Arizona regulators gave the state’s two largest utilities the green light to enter the residential solar market last week, a move that allows regulated utilities to compete directly against third-party installers.
The decision could be the start of a trend for rate-based rooftop solar, as regulated utilities around the country look to build their own solar portfolios.
The Arizona Corporation Commission (ACC) voted “no objection” on Friday to Arizona Public Service’s $28.5 million proposal to own 10 megawatts of residential solar systems. Customers that rent their roofs to the utility will receive a $30 credit on their bill each month for up to twenty years.
APS’ original proposal was double the size, with a request to own 20 megawatts of rooftop solar. After a critical review from ACC staff, APS revised its target downward and agreed not to pursue cost recovery for the initiative through Arizona’s Renewable Energy Standard surcharge. The commission’s decision not to oppose the plan, rather than to approve it outright, means APS will need to show that the investment is prudent before seeking to recover expenses in its next rate case, scheduled for next year.
On Thursday, the commission endorsed a separate proposal from Tucson Electric Power (TEP) for 3.5 megawatts of rooftop solar. Rather than give customers a monthly credit, participants will be charged $250 then locked into a set rate for up to 25 years based on their average historic energy usage, unless their energy use changes by more than 15 percent. The fixed price could allow customers to generate significant savings if TEP’s rates increase in future.
Unlike APS’ one-time-only 10-megawatt proposal, Tucson Electric Power (TEP) will be able to purchase 3.5 megawatts of solar on a recurring basis. However, TEP’s program is limited, at least initially, to 600 of its 414,000 customers.
The ACC also mandated that both utilities limit their programs to research projects and to ratepayers with low credit scores, and that they offer solar at cost parity with the existing market. Compromise measures added by the commission were designed ensure APS and TEP don’t have a blank check when it comes to rolling out rooftop solar projects.
"I wouldn’t support this if I thought it would hurt the ratepayers," said Commissioner Robert Burns, speaking at the APS hearing.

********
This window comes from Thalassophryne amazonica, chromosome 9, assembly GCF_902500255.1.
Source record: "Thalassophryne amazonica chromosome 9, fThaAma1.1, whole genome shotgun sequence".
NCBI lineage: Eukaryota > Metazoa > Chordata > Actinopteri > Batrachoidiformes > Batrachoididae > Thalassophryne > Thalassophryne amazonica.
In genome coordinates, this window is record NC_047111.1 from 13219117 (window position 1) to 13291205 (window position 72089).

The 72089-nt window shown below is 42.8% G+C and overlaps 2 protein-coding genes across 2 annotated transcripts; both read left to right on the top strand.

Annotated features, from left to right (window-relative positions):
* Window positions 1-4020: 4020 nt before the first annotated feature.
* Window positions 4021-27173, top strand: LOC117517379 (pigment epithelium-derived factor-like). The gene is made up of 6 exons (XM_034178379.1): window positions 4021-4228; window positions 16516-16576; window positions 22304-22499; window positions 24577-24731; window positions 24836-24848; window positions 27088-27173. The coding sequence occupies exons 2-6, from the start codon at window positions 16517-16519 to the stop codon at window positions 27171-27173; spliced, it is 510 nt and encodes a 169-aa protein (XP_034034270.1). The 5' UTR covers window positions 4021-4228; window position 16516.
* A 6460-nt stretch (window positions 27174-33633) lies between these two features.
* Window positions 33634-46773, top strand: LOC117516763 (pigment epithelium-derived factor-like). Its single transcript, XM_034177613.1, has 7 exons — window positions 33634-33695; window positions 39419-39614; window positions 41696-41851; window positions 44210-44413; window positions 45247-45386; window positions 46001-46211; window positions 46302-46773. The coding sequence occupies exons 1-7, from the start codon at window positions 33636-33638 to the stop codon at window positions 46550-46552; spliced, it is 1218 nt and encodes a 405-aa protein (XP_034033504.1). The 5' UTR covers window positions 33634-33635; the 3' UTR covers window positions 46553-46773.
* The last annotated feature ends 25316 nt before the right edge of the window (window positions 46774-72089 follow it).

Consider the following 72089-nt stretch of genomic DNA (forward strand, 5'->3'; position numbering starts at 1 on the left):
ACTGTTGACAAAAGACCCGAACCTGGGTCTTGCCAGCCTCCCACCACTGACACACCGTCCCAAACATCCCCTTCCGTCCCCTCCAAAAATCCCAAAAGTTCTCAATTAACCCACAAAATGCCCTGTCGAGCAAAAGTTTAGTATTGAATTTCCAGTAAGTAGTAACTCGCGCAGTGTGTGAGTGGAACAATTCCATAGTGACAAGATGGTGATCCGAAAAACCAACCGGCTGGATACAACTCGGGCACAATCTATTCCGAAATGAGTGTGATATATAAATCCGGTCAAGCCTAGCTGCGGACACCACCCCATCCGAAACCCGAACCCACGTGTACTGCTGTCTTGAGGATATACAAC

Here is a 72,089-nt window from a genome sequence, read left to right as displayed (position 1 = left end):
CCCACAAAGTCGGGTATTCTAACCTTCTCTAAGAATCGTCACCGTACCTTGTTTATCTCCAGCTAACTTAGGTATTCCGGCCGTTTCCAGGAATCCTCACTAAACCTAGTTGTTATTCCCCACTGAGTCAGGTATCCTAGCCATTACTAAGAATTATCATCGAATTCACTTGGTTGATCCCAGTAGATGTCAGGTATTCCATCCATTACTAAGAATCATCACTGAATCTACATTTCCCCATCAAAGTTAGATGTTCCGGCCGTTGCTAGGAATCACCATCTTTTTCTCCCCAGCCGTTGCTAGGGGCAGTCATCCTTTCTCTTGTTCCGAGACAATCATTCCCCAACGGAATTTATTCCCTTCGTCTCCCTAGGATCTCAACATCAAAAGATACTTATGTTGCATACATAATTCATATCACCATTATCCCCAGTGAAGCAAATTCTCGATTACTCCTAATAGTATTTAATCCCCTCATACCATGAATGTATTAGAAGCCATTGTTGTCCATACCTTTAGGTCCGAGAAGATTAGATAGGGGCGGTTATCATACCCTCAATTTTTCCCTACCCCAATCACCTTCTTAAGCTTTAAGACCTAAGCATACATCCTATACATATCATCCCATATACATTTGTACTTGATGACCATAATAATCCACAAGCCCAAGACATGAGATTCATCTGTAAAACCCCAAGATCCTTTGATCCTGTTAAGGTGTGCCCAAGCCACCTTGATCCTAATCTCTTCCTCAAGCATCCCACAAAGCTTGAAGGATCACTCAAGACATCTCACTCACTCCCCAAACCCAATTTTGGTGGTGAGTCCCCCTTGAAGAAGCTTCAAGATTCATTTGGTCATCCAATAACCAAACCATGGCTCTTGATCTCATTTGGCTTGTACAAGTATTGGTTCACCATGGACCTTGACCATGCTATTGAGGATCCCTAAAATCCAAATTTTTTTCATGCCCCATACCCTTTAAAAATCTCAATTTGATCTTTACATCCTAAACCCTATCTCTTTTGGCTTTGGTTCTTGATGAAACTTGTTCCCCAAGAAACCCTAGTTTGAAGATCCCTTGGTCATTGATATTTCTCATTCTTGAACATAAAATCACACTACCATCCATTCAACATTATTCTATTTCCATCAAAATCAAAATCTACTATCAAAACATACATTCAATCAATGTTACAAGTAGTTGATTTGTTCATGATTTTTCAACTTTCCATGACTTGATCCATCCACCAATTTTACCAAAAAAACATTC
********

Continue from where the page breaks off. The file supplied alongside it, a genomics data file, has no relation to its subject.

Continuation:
Theoretically, the two programs could ease the conflict over net metering, which utilities say shift costs to non-solar customers. Utilities could also gather valuable data on solar deployments that will allow for better, cheaper maintenance of the grid.
“If you structure the program correctly and set up the right guardrails, you can foster more customer choice and get more cost-effective solar out there for everybody,” said Lon Huber, an energy policy specialist with the Residential Utility Consumers Office. “But you have to make sure there’s a level playing field between third-party providers and utilities.”
Solar industry advocacy groups, including the Alliance for Solar Choice (TASC) and Tell Utilities Solar Won’t Be Killed (TUSK), praised the ACC for preventing utilities from using ratepayer dollars for unrestricted rooftop solar programs.
But while the approved plans were more limited in scope than the original proposals, the decision could still undercut national solar firms working in the state. APS and TEP have both said they will contract with local installers to build their systems, shutting out industry leaders. By protecting the utilities’ relationships with their ratepayers, the projects could also make it harder for solar companies to acquire customers in future.
Private installers and their allies argued it was unfair to let government-backed monopolies compete against the entrepreneurs that forged the residential solar market, particularly now that the cost of solar panels and project installation have come way down.
Arizona is an emerging market, “the utility knows it; that’s why they want to come in now,” said Court Rich, an attorney for TASC, in his testimony against TEP’s proposal.
SolarCity representatives testifying along with Rich argued forcefully against the need for utility-owned rooftop solar. If the projects are purely for research purposes, SolarCity said it would willingly give Arizona utilities access to data from their existing installations, as the company has done with Con Ed, SDG&E and SCE, to determine where and how solar can add value to the grid.
Commissioner Brenda Burns diverged from her colleagues and opposed both APS’ and TEP’s plans, claiming they weren’t necessary to meet the state’s renewable energy targets and would likely add costs to the rate base.
Burns and Commissioner Gary Pierce, both Republicans, will be replaced next year by two new Republican commissioners, Doug Little and state Rep. Tom Forese. The largely conservative commission will oversee any future changes to the state’s rooftop solar policies and will probably attempt further reform of the state’s net metering program, which is unlikely to do rooftop solar firms any favors going forward.
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